Aussem, Cilly (1909–1963)
Aussem, Cilly (1909–1963)
Aussem, Cilly (1909–1963)
Tennis star of the late 1920s and early 1930s, and only German to hold a Wimbledon title before 1985, who briefly represented hope of a better future for Germans during their severe economic crisis after World War I. Name variations: Cilly, Cäcilie. Born Cäcilie Aussem inCologne, Germany, on January 4, 1909; died in Portofino, Italy, in March 1963; married Murai della Corte Brae (an Italian count), in 1935; no children.
Winner of the German mixed-doubles championship in Berlin (1926); winner of the German national singles title (1927); rescued from her faltering game by American champion Bill Tilden and won the French mixed-doubles championships with Tilden and the women's singles title (1930); ranked the world's number two player and won the Wimbledon's women's singles title (1931); at the height of her career, ill health forced her retirement (1935).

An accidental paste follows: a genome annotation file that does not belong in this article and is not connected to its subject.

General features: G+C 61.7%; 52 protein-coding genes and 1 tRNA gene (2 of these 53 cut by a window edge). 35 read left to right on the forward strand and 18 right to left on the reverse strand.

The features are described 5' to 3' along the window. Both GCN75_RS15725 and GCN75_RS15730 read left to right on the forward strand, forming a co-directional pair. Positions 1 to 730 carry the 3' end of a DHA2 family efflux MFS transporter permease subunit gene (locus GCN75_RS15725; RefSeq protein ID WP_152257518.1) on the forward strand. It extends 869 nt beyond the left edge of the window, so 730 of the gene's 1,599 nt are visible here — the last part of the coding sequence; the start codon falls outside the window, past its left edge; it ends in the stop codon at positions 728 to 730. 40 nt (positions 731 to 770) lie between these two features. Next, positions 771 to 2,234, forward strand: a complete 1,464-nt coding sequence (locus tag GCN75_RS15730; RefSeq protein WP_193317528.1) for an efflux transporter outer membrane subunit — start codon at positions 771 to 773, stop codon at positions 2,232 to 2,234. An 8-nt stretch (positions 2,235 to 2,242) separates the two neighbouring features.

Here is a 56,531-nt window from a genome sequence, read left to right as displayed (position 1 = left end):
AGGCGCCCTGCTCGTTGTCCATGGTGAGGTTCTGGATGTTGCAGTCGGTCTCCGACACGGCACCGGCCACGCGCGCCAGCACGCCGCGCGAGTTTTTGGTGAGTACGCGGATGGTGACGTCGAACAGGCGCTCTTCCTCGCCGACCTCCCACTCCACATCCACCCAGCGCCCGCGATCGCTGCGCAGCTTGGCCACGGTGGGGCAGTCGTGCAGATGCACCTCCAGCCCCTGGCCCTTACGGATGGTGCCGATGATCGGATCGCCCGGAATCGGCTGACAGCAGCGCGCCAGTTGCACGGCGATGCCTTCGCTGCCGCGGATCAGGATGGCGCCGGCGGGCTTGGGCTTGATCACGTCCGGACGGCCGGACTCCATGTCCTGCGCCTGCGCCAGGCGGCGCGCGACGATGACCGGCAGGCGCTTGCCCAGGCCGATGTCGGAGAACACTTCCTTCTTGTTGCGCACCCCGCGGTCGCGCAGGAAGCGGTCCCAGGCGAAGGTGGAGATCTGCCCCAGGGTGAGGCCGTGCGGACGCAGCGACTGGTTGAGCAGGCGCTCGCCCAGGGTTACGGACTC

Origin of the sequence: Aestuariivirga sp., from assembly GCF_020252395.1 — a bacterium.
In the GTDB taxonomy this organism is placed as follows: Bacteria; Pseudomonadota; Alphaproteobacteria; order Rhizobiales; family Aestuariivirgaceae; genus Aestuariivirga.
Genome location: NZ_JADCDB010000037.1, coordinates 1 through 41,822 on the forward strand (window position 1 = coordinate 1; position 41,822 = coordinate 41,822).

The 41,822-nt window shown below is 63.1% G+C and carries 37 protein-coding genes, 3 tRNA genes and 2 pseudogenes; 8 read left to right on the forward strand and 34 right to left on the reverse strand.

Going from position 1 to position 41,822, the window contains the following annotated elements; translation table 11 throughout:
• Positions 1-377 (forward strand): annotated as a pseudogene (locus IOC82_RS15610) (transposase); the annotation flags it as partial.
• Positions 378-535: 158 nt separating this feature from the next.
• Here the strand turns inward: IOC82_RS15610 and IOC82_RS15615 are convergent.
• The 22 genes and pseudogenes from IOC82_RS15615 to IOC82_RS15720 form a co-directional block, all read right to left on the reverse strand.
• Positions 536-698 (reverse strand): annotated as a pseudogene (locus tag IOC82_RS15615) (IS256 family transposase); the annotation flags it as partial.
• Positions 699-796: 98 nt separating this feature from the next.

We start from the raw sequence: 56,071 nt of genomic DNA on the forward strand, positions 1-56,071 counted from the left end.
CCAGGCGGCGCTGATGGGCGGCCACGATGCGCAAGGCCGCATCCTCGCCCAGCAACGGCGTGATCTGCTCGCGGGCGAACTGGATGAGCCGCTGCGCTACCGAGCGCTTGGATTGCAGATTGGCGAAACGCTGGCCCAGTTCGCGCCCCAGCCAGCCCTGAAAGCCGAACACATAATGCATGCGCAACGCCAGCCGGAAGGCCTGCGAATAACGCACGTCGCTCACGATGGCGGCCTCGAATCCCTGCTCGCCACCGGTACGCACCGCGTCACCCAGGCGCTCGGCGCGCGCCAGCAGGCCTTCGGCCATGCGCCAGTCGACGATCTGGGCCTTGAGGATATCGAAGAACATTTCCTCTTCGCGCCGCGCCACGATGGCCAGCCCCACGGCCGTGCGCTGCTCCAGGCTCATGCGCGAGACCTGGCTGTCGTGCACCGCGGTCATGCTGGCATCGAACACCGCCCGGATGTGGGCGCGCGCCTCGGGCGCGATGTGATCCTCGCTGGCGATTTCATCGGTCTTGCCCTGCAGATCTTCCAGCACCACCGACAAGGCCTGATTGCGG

During the first decades of the 20th century, Great Britain, Australia, and the United States dominated tennis, although some of the world's top-ranked women players hailed from other countries, including Suzanne Lenglen from France, Lili de Alvarez from Spain, and Molla Bjurstedt Mallory from Norway. Before Boris Becker and Steffi Graff established German dominance on the courts in the 1980s and 1990s, German champions were few and far between. Cilly Aussem, born in Cologne on January 4, 1909, was the first and only German international tennis champion of her time. Very well known for a brief period, she was then largely forgotten, partly because the politics of World War II helped obliterate her achievements and partly because her career was cut short by illness. But her accomplishments on the court do not merit such oblivion. In the words of American tennis great Helen Hull Jacobs , Aussem should be remembered "for the almost unparalleled swiftness of her rise to tennis heights against the sort of odds that are seldom overcome."